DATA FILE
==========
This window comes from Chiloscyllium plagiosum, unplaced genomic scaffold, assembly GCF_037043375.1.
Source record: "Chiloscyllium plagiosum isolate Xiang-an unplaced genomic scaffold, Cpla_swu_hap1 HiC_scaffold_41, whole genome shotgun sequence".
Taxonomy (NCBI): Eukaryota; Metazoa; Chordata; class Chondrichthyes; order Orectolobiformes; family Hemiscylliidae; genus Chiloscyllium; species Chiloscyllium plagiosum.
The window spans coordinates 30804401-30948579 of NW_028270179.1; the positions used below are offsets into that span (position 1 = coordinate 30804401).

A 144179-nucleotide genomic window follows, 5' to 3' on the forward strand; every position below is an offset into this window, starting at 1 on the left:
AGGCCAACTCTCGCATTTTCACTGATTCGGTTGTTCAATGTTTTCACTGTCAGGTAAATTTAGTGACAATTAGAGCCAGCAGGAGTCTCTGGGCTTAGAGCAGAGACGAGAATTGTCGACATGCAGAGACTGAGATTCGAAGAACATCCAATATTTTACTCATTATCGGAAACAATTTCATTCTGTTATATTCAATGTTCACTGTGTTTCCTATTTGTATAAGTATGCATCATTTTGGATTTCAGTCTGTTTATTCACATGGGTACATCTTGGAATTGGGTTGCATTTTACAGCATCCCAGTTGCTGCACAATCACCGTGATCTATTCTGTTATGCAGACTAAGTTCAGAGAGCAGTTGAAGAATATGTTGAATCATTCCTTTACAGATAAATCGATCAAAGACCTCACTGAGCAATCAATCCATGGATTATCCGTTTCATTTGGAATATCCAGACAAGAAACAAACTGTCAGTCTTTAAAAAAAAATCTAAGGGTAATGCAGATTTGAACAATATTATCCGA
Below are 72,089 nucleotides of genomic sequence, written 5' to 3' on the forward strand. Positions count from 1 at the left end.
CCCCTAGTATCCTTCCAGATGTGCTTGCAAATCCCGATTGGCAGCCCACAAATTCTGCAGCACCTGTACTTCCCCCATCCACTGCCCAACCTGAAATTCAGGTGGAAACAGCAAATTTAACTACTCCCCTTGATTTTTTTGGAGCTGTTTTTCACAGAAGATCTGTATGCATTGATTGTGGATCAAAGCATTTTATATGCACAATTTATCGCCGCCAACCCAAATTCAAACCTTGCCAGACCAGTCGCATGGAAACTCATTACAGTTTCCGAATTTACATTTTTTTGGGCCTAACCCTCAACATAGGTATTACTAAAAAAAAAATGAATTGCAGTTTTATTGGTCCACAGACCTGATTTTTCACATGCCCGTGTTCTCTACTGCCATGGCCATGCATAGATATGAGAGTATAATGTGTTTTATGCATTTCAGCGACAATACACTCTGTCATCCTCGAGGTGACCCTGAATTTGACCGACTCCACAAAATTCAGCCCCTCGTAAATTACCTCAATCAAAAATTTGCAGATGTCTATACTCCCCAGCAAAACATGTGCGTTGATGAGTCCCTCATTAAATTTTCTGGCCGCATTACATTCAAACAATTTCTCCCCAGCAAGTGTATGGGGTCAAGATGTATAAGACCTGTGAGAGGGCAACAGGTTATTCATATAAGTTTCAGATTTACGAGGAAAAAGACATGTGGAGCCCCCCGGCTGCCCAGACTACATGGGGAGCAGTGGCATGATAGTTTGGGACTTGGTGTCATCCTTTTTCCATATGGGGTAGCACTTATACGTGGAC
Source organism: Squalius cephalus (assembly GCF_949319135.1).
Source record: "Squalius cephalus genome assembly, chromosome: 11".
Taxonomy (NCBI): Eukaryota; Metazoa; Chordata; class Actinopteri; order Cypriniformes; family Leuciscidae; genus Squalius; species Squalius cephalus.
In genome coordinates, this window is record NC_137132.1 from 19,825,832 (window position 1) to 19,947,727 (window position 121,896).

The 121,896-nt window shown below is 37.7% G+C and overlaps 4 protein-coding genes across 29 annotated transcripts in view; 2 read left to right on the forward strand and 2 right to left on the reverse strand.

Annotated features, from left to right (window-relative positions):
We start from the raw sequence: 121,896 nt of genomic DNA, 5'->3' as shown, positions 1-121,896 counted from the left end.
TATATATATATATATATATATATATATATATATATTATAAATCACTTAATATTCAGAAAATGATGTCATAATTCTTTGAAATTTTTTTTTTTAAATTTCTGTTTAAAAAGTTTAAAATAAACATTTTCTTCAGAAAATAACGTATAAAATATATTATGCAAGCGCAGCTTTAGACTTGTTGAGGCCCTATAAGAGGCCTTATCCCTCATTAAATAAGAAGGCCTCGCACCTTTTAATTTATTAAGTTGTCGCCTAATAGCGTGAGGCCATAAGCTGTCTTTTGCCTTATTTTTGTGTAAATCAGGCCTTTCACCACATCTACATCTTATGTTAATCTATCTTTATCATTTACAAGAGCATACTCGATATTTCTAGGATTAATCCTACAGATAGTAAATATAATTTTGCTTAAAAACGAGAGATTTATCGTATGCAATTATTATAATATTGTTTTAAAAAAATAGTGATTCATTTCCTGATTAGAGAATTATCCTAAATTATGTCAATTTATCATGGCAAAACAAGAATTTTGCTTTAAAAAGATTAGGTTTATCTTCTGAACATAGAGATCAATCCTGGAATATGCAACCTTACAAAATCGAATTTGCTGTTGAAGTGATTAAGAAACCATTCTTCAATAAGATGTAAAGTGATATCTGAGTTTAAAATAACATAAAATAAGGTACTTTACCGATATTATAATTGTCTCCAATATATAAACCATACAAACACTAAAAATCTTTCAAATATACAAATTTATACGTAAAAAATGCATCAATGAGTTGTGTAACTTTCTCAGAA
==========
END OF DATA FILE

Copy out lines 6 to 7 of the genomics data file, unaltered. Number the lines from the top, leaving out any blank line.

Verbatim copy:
AGGCCAACTCTCGCATTTTCACTGATTCGGTTGTTCAATGTTTTCACTGTCAGGTAAATTTAGTGACAATTAGAGCCAGCAGGAGTCTCTGGGCTTAGAGCAGAGACGAGAATTGTCGACATGCAGAGACTGAGATTCGAAGAACATCCAATATTTTACTCATTATCGGAAACAATTTCATTCTGTTATATTCAATGTTCACTGTGTTTCCTATTTGTATAAGTATGCATCATTTTGGATTTCAGTCTGTTTATTCACATGGGTACATCTTGGAATTGGGTTGCATTTTACAGCATCCCAGTTGCTGCACAATCACCGTGATCTATTCTGTTATGCAGACTAAGTTCAGAGAGCAGTTGAAGAATATGTTGAATCATTCCTTTACAGATAAATCGATCAAAGACCTCACTGAGCAATCAATCCATGGATTATCCGTTTCATTTGGAATATCCAGACAAGAAACAAACTGTCAGTCTTTAAAAAAAAATCTAAGGGTAATGCAGATTTGAACAATATTATCCGA
Below are 72,089 nucleotides of genomic sequence, written 5' to 3' on the forward strand. Positions count from 1 at the left end.